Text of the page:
DC Think Tanks Present Alternative Defense Budgets, Propose Increase to Air Force, Cuts to Army

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The Center for Strategic and Budgetary Assessments (CSBA) unveiled last week the results of an exercise designed to offer alternatives to the Pentagon’s fiscal 2015 Budget and Quadrennial Defense Review. Teams of analysts from CSBA, the American Enterprise Institute (AEI), the Center for a New American Security (CNAS) and the Center for Strategic and International Studies (CSIS) presented their findings to an audience of congressional defense staffers.
 

The exercise ask the four teams to develop strategies to rebalance the Defense Department’s major capabilities under two scenarios:

1.       Follow the Budget Control Act with modified caps reflecting the Ryan-Murray budget agreement; and

2.       Operating under budgets cuts halfway between the fiscal 2014 Presidential Budget baseline and Budget Control Act cuts.

While CSBA set scenario parameters to allow the teams to make budget choices based on capability rather than services, all teams called for increased funding for the Air Force over the next 10 years. The increased funding for the Air Force was offset through significant cuts to ground forces. This includes reducing the active-component Army’s end-strength to less than 400,000 in some cases.

The need for large standing ground forces for near-term defense has diminished, though several teams recognized the inability to accurately predict threats to national security in the next 10 to 20 years.

Three of the four teams recommended minor reductions in Army Guard and Army Reserve end-strengths. Only the CSIS team recommended offsetting some of the cuts to the active Army by increasing the Army Guard and Reserve end-strength as a strategic hedge. Importantly, CSIS further noted that shifting heavier ground forces into the National Guard allows the Army to retain a sizable force for large-scale ground operations at a reduced operating cost.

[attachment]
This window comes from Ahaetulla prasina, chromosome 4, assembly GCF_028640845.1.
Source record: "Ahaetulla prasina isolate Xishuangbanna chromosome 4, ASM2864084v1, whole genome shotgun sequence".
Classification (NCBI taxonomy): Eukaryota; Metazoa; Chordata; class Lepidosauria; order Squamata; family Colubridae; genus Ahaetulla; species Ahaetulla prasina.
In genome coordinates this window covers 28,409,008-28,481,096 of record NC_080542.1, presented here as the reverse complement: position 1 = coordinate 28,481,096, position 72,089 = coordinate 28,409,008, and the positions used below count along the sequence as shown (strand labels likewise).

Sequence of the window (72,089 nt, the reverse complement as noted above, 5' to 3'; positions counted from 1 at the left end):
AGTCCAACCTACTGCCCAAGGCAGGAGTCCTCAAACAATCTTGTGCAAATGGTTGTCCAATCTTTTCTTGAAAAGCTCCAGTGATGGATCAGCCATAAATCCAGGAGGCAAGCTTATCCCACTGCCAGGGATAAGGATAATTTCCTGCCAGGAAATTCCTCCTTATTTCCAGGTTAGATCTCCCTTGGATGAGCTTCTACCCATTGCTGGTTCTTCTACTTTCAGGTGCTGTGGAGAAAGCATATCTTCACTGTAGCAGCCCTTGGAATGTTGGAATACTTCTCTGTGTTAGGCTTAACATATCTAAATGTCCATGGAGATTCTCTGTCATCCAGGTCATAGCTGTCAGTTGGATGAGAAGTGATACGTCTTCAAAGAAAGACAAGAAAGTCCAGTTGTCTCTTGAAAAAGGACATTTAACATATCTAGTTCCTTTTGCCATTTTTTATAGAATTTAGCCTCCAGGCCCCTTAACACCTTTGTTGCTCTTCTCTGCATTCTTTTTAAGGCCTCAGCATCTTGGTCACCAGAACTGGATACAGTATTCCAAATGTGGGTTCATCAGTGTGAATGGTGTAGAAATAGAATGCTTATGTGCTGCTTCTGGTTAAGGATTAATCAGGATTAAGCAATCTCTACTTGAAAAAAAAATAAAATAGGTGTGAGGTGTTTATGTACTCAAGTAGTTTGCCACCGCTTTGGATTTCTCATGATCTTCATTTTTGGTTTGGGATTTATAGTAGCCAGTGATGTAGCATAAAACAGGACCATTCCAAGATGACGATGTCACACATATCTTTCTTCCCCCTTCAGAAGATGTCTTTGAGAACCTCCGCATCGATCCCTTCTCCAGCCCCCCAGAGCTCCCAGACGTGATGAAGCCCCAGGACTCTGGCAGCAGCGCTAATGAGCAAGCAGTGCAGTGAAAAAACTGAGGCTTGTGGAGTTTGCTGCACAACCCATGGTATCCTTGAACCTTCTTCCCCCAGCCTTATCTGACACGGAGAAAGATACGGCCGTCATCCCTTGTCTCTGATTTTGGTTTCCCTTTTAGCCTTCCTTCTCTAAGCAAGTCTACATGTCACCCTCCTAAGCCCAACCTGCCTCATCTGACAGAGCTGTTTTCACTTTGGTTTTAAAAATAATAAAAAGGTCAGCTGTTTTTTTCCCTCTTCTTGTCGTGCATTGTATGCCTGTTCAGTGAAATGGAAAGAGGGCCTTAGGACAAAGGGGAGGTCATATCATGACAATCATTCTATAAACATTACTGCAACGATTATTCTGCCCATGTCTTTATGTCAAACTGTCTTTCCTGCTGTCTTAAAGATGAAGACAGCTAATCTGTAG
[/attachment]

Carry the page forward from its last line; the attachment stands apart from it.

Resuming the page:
ARNG End-strength Recommendations by Think Tank, Scenario

The Guard offers critical solutions to the problems outlined by the four think tanks’ projections.

Teams called for greater investment in building partner capacity with friendly nations, reconfiguring the division of labor between allies and enhancing regional security cooperation.  The National Guard can be heavily relied upon as units have been actively participating in building partnership capacity with friendly nations through the State Partnership Program. 

All teams called for significant funding for cyber offensive and defensive capabilities. Guard units stand poised to be an integral part of the evolving cyber battlefield by tapping into the civilian expertise of its citizen soldiers.

As the Defense Department and Congress seek to address potential threats to national security in the next decade and beyond, reports such as theses illustrate to lawmakers, Defense Department officials and the general public the utility of the National Guard from an operational and fiscal perspective.

Full video and slides from the CSBA event can be found here.

 

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